The home addresses may have changed regularly, but there was one constant—his parents' influence. When D'Souza speaks of them, it's almost in a reverential tone. The achievement bar was set very high. If the son brought home a B on his report card, why didn't the son get an A? If he earned an A, why wasn't he taking a more challenging class?

The expectations didn't intimidate D'Souza. They fueled him. "I consider my father a Renaissance man," he explains. "In today's world, for a variety of reasons, he is a dying breed. He was a diplomat by profession, but he is also an extraordinarily accomplished self-taught artist. He would sketch world leaders during his travels and have them sign his work after they met. He was a writer and a journalist/editor, while serving as a diplomat, and remained so for many years after he retired. He was good at a lot of things across the board."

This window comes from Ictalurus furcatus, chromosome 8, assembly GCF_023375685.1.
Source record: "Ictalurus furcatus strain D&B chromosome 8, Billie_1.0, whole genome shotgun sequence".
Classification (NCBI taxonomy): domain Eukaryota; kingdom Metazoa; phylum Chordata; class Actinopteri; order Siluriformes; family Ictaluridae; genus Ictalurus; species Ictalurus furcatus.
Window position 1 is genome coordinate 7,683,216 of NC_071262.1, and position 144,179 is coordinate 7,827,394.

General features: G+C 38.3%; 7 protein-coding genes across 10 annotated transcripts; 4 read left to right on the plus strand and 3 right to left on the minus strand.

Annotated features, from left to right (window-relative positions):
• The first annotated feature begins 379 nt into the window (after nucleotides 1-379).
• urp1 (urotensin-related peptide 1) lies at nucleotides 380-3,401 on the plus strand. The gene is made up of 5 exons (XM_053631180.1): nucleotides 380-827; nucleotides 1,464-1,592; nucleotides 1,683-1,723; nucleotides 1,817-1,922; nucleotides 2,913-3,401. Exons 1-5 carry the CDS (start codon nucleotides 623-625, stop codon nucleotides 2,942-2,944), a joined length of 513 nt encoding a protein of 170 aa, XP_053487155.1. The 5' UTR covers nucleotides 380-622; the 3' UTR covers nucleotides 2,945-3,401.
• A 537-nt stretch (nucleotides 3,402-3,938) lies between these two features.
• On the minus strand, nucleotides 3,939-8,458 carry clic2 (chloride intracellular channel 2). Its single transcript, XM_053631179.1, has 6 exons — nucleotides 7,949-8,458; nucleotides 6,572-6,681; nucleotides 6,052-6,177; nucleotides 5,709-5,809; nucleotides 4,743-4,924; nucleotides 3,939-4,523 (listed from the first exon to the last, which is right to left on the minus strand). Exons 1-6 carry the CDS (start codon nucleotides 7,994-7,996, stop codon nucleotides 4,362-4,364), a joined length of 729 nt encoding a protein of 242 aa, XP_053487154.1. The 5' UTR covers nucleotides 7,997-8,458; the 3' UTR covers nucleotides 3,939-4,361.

D'Souza interrupts himself in mid-thought, adding that his father was honored last August when dozens of his sketches—featuring the likenesses of Nelson Mandela, Desmond Tutu, Mother Teresa, and current United Nations Secretary—General Ban Ki-moon, to name but a few—were displayed in an exhibition titled Portraits of Power in the United Nations Building.

Portraits of Power, and the younger D'Souza's selection to America's Powerful CEOs 40 & Under both happening in the same year. Coincidence? Or does it depict an upbringing that would catapult D'Souza into leadership?

At Cognizant, he believes he is doing more than leading a company; he is pushing an agenda to make sure his clients in the United States, Europe, Asia, and elsewhere can compete in global markets. "We help our clients become stronger businesses," he says. "No question in my mind. Stronger and more vibrant." Cognizant offers: